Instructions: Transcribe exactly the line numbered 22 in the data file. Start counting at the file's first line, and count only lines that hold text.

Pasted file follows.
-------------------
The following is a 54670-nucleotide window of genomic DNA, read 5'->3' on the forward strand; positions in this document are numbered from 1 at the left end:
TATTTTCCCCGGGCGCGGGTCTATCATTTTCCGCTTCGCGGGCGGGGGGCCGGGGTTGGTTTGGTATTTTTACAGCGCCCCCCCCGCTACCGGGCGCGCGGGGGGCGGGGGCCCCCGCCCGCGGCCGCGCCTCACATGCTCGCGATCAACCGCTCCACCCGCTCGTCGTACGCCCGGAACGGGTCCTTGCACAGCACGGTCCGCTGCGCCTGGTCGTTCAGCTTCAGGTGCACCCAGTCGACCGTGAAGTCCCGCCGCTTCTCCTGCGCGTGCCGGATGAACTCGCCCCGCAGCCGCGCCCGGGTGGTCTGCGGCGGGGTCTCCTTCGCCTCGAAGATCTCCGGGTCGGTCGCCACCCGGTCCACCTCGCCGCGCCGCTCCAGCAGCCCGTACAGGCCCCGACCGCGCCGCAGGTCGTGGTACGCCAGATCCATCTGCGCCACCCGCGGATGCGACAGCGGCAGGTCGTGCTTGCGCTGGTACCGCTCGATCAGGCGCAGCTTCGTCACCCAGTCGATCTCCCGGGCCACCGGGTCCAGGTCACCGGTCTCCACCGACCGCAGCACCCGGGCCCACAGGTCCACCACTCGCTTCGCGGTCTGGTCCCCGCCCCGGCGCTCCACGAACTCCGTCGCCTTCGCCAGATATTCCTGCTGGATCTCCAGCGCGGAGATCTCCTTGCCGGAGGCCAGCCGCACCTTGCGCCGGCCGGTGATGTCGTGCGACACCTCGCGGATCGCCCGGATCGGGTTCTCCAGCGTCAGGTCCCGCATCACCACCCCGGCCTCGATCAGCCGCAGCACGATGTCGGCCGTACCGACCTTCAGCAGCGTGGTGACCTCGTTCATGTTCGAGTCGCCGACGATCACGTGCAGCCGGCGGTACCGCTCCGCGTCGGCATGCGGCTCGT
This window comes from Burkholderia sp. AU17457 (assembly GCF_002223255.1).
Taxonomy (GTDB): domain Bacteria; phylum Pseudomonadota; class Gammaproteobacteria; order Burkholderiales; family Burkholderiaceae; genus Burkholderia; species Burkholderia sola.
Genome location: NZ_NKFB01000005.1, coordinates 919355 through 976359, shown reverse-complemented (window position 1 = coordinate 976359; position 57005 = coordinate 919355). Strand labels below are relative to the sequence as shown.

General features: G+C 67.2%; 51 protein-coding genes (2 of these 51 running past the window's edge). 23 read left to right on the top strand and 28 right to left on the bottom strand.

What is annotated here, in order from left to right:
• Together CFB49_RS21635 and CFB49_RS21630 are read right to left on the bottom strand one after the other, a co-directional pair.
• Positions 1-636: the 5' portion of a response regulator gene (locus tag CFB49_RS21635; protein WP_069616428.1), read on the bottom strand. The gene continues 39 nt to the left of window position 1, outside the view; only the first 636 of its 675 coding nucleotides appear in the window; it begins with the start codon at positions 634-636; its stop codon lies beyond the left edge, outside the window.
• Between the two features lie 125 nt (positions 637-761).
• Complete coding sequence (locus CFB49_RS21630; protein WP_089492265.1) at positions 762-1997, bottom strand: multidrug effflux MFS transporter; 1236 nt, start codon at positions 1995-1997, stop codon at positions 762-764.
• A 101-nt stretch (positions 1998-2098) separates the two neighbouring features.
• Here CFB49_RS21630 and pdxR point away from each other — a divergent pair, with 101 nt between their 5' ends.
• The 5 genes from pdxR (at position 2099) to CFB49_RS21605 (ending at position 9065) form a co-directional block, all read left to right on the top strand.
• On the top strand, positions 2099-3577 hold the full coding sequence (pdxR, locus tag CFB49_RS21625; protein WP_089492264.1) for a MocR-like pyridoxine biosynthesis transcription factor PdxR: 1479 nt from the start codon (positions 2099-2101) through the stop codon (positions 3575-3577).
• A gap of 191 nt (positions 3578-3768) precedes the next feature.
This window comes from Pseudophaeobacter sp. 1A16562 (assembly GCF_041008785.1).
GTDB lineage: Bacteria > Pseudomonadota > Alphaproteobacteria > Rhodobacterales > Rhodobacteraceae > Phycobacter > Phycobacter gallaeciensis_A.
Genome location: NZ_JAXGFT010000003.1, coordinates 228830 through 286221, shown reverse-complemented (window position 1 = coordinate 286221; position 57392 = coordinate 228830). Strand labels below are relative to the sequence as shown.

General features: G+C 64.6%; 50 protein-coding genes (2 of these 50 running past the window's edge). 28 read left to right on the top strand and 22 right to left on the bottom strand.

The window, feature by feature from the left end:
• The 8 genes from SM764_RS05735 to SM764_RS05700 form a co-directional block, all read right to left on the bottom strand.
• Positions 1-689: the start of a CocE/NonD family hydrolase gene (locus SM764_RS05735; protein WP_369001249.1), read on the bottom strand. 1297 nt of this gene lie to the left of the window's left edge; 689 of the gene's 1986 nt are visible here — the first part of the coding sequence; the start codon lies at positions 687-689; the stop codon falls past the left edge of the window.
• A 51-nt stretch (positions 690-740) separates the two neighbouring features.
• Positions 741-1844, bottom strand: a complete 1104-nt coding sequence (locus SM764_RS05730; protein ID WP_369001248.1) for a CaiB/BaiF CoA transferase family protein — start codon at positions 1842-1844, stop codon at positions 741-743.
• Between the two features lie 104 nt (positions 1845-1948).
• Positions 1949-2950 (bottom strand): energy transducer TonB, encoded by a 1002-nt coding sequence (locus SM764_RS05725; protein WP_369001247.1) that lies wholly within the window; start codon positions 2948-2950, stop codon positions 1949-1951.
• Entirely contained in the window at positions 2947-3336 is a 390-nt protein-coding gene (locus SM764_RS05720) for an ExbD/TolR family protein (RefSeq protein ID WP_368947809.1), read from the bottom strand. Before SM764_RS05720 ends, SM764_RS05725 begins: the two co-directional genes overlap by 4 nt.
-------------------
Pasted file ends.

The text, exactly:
• The 8 genes from SM764_RS05735 to SM764_RS05700 form a co-directional block, all read right to left on the bottom strand.